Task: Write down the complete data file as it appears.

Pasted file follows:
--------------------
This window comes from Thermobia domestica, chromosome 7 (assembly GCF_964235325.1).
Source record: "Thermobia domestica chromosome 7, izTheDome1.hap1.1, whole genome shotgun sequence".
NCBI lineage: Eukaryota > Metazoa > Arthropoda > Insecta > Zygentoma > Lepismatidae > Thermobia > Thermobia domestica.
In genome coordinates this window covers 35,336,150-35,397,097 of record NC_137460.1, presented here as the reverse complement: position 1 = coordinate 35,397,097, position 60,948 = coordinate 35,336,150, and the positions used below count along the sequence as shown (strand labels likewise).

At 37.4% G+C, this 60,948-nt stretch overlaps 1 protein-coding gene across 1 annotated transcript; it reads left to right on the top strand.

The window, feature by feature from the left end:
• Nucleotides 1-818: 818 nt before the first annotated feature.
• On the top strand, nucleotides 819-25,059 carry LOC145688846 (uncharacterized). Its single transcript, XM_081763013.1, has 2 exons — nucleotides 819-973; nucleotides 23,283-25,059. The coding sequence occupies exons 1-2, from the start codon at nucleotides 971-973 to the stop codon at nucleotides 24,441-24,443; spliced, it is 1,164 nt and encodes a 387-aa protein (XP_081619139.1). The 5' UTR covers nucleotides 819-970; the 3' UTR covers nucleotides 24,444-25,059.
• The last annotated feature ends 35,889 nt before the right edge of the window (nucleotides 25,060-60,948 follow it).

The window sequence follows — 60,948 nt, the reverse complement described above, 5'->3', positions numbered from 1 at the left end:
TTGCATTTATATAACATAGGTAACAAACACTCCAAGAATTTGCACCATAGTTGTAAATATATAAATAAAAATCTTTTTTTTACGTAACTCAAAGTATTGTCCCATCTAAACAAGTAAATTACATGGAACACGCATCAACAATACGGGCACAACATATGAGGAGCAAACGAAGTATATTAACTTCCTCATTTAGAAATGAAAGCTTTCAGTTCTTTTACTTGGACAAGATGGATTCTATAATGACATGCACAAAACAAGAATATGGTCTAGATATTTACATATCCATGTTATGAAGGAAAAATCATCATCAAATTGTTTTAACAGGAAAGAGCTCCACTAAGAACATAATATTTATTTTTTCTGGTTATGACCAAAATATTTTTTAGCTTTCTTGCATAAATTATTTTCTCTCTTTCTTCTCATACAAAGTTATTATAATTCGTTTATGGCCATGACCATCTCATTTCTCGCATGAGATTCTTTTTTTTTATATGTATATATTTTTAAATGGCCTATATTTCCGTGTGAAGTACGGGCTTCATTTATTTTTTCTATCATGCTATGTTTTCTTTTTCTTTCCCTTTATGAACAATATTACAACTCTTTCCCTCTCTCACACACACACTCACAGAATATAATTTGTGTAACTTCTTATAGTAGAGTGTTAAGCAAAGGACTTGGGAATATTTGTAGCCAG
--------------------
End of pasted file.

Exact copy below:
This window comes from Thermobia domestica, chromosome 7 (assembly GCF_964235325.1).
Source record: "Thermobia domestica chromosome 7, izTheDome1.hap1.1, whole genome shotgun sequence".
NCBI lineage: Eukaryota > Metazoa > Arthropoda > Insecta > Zygentoma > Lepismatidae > Thermobia > Thermobia domestica.
In genome coordinates this window covers 35,336,150-35,397,097 of record NC_137460.1, presented here as the reverse complement: position 1 = coordinate 35,397,097, position 60,948 = coordinate 35,336,150, and the positions used below count along the sequence as shown (strand labels likewise).

At 37.4% G+C, this 60,948-nt stretch overlaps 1 protein-coding gene across 1 annotated transcript; it reads left to right on the top strand.

The window, feature by feature from the left end:
• Nucleotides 1-818: 818 nt before the first annotated feature.
• On the top strand, nucleotides 819-25,059 carry LOC145688846 (uncharacterized). Its single transcript, XM_081763013.1, has 2 exons — nucleotides 819-973; nucleotides 23,283-25,059. The coding sequence occupies exons 1-2, from the start codon at nucleotides 971-973 to the stop codon at nucleotides 24,441-24,443; spliced, it is 1,164 nt and encodes a 387-aa protein (XP_081619139.1). The 5' UTR covers nucleotides 819-970; the 3' UTR covers nucleotides 24,444-25,059.
• The last annotated feature ends 35,889 nt before the right edge of the window (nucleotides 25,060-60,948 follow it).

The window sequence follows — 60,948 nt, the reverse complement described above, 5'->3', positions numbered from 1 at the left end:
TTGCATTTATATAACATAGGTAACAAACACTCCAAGAATTTGCACCATAGTTGTAAATATATAAATAAAAATCTTTTTTTTACGTAACTCAAAGTATTGTCCCATCTAAACAAGTAAATTACATGGAACACGCATCAACAATACGGGCACAACATATGAGGAGCAAACGAAGTATATTAACTTCCTCATTTAGAAATGAAAGCTTTCAGTTCTTTTACTTGGACAAGATGGATTCTATAATGACATGCACAAAACAAGAATATGGTCTAGATATTTACATATCCATGTTATGAAGGAAAAATCATCATCAAATTGTTTTAACAGGAAAGAGCTCCACTAAGAACATAATATTTATTTTTTCTGGTTATGACCAAAATATTTTTTAGCTTTCTTGCATAAATTATTTTCTCTCTTTCTTCTCATACAAAGTTATTATAATTCGTTTATGGCCATGACCATCTCATTTCTCGCATGAGATTCTTTTTTTTTATATGTATATATTTTTAAATGGCCTATATTTCCGTGTGAAGTACGGGCTTCATTTATTTTTTCTATCATGCTATGTTTTCTTTTTCTTTCCCTTTATGAACAATATTACAACTCTTTCCCTCTCTCACACACACACTCACAGAATATAATTTGTGTAACTTCTTATAGTAGAGTGTTAAGCAAAGGACTTGGGAATATTTGTAGCCAG